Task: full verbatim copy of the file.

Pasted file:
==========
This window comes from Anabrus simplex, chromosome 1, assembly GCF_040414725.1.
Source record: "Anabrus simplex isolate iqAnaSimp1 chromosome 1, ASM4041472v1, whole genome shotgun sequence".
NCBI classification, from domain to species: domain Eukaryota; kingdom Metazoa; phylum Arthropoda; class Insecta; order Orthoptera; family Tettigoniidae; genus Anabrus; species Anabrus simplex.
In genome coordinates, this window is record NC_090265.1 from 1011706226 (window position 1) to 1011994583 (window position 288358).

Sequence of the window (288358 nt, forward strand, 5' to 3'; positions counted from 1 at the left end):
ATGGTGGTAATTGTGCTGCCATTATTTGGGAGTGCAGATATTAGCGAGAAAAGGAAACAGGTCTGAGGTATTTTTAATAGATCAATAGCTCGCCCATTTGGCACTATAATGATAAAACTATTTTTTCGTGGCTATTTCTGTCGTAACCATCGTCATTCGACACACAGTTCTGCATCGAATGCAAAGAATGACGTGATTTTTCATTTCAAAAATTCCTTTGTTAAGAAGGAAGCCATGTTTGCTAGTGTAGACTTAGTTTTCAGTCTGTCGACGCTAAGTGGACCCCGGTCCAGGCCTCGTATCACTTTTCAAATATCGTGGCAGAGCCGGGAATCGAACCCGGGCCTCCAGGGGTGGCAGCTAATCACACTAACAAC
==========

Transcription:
This window comes from Anabrus simplex, chromosome 1, assembly GCF_040414725.1.
Source record: "Anabrus simplex isolate iqAnaSimp1 chromosome 1, ASM4041472v1, whole genome shotgun sequence".
NCBI classification, from domain to species: domain Eukaryota; kingdom Metazoa; phylum Arthropoda; class Insecta; order Orthoptera; family Tettigoniidae; genus Anabrus; species Anabrus simplex.
In genome coordinates, this window is record NC_090265.1 from 1011706226 (window position 1) to 1011994583 (window position 288358).

Sequence of the window (288358 nt, forward strand, 5' to 3'; positions counted from 1 at the left end):
ATGGTGGTAATTGTGCTGCCATTATTTGGGAGTGCAGATATTAGCGAGAAAAGGAAACAGGTCTGAGGTATTTTTAATAGATCAATAGCTCGCCCATTTGGCACTATAATGATAAAACTATTTTTTCGTGGCTATTTCTGTCGTAACCATCGTCATTCGACACACAGTTCTGCATCGAATGCAAAGAATGACGTGATTTTTCATTTCAAAAATTCCTTTGTTAAGAAGGAAGCCATGTTTGCTAGTGTAGACTTAGTTTTCAGTCTGTCGACGCTAAGTGGACCCCGGTCCAGGCCTCGTATCACTTTTCAAATATCGTGGCAGAGCCGGGAATCGAACCCGGGCCTCCAGGGGTGGCAGCTAATCACACTAACAAC